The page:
Buying shares individually – Through various trading platforms that have increased in accessibility over the years, you are able to buy individual shares in a certain company of your choice. However, this method requires the most oversight and personal responsibility when it comes to managing your investment – it would require knowledge of the stock market and time invested into your own research.
Investment Trusts – Investment trusts are often run by limited companies, who make their business through investing shareholders’ funds or funds acquired through investors in their limited company – they aim to diversify a portfolio on the behalf of shareholders. The shares in these trusts are bought and traded like any other public company on the stock exchange.
ETFs – Like investment trusts, ETFs (Exchange-traded funds) are traded on a stock exchange, often tracking a particular index, such as the FTSE 100 or S&P 500. Investors increasingly prefer ETFs because of their low costs and stability. When you invest in an ETF you are investing in a diversified selection across UK industry from a variety of sectors – the stability comes through this diversification by not having all your investments tied to a single sector or industry, or specific company.
Investment Funds – Investment funds are simply a broad selection of stocks in the FTSE 100 or S&P 500. They are funds that allow for diversification, lower cost and proper management of said fund that may be unavailable to the sole investor. Investment funds comprise three categories; the already explained ETFs, open-ended, and closed-ended funds. A selection of FTSE 100 tracker funds can be found here.
Structured Products – We offer a number of structured investment products; here, you can view and compare our current offers. The investment plans featured on this site have defined investment terms where the investment objectives and risks are clearly outlined in the plan literature available on request.
Choosing an investment platform
If you have decided on a specific fund or funds you wish to invest in, then the next step would be to choose a fund platform – the advantage of a platform is that it gives you flexibility in managing your investments which you don’t get if you invest directly with one fund manager.
You can buy funds online, usually at a discount. As well as having a direct account, you can hold the fund in a tax-free wrapper such as an ISA or a SIPP in many accessible trading platforms available.
With trading platforms online, you get:
- Easy access to the stock market
- readymade portfolios/funds to help you choose
- And you all your ISAs, Junior ISAsand pensions (SIPPs) are all in one place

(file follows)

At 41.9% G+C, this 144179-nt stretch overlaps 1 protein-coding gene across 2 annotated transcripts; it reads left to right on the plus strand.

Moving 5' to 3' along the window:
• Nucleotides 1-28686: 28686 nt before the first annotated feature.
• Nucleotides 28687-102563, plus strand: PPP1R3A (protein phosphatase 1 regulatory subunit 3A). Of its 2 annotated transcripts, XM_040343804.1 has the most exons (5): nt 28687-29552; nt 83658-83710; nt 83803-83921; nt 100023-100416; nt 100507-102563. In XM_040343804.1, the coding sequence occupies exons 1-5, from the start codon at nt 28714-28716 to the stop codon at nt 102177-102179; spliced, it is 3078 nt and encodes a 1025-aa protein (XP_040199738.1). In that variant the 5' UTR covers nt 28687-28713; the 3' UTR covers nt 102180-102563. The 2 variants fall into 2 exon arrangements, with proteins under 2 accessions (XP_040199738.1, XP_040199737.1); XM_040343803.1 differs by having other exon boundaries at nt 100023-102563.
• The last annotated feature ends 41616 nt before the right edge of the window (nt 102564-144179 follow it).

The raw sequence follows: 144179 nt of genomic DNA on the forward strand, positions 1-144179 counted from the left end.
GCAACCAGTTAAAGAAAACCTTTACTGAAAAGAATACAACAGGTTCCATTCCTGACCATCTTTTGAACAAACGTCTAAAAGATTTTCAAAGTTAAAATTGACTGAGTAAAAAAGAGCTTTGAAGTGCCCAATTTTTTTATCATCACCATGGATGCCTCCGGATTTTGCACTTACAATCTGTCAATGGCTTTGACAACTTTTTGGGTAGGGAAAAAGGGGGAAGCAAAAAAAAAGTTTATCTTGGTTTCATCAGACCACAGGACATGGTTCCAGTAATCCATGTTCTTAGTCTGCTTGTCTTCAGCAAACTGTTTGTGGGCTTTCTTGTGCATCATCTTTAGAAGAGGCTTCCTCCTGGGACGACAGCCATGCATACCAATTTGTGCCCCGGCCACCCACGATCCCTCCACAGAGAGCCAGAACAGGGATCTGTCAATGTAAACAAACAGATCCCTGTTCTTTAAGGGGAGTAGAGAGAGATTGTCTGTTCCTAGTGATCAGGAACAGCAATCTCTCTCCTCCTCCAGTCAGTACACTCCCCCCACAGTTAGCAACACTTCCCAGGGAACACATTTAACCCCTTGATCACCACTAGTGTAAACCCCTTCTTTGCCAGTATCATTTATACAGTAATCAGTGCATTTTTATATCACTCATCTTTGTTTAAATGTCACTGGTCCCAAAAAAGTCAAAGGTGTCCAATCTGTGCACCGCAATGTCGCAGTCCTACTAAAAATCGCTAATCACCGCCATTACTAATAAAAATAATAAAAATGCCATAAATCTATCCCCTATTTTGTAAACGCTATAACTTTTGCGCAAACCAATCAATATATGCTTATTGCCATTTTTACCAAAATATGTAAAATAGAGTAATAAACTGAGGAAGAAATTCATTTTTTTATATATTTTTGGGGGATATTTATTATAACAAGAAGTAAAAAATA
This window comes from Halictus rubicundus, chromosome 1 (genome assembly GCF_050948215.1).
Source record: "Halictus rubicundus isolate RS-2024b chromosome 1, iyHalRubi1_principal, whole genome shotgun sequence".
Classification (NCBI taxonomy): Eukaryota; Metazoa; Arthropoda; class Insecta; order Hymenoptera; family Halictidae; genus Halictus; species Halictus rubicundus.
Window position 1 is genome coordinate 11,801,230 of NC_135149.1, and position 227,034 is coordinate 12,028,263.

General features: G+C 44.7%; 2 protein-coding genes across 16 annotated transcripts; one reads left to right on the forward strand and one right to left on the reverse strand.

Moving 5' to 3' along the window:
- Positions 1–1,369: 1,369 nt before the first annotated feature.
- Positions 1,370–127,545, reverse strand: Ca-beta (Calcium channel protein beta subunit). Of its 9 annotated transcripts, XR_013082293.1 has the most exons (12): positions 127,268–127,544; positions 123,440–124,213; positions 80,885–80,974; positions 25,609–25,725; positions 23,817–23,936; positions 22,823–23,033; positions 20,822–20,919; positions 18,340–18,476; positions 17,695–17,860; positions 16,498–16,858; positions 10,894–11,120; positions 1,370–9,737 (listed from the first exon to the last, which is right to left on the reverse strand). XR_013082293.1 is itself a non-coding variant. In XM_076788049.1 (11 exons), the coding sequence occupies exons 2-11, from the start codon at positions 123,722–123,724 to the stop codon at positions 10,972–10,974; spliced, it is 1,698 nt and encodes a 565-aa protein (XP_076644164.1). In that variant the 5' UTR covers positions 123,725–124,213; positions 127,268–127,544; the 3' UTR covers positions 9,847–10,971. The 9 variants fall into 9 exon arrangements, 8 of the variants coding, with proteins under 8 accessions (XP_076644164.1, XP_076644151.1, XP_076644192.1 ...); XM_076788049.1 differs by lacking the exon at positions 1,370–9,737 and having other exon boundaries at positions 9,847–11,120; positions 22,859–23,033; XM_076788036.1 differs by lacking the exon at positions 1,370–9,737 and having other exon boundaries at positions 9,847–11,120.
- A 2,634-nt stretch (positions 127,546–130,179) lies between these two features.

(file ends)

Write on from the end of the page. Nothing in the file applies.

Most of the available platforms will provide useful research tools and ways to assess the performance of investment funds you might be considering investing in.
What is the best FTSE 100 Fund?
If you’re looking for investment funds in the FTSE 100, then it would be best to do some research. Having a keen understanding of the stock market is not essential, but without it comes a greater level of risk.
When you plan to invest in a fund, you want to look into the diversification of that specific fund – how broadly it may be spread between industries and sectors.
Ultimately, with ETFs or investment funds, you would be planning long-term investments as the returns (if you have invested wisely) will achieve greater yields on a yearly basis – anywhere from 1 to 5 years of investment or longer.
It is also important to consider that, depending on the platform you are using or the “wrapper” in which you are investing – be that an ISA or SIPP – there may be Ongoing Charges (OCF) while you hold an investment in any particular FTSE 100 Fund or multiple funds.
Below you can find a table listing some of the more popular FTSE 100 funds:
What has been the past performance of the FTSE 100?
The FTSE 100 has performed well, rising exponentially since its conception – yet, this is a narrow view of performance when you have not considered the many changes over the years.
It is important to note that looking at the past performance of any index or an individual stock, in general, is not a great guide for the future movements of that stock – meaning, you should not base your investments on past performance alone.
Over the long years, the FTSE 100 has evolved. From its conception, it was UK-orientated and did not comprise heavily of global companies that generate revenue through different currencies or massive overseas sales rather than at home.
The FTSE 100 is comprised of companies now that make their revenue in something other than sterling; when factoring in the currency exchange, this can lead to unpredictable swings for the FTSE 100 index and, moreover, its reliability as a marker for the UK economy overall.
The FTSE 100 is less representative of the UK’s economic situation as the index has shifted towards a more global and international focus that differs from its earlier conception and listings from 1984 onwards.
For a more robust UK-centric investment, you may look instead towards the FTSE 250, which encompasses a wider variety of UK stocks and better reflects the UK economy. For instance, the companies listed on the 250 generate a larger portion of their revenues in the UK than aboard.
An important consideration is a way in which the FTSE 100 is weighted towards certain industries or commodities – meaning, if investing in the FTSE 100, you may not want to invest elsewhere. If another index, or grouping of stocks, has a heavier weight towards a similar industry, you may end up with a narrow portfolio, leaving your money unprotected against unpredictable downturns within certain sectors of the industry.
Ultimately, wise investment often means building a diversified and balanced portfolio, and the FTSE 100 may be too narrow an investment as it stands today – at least as a sole investment.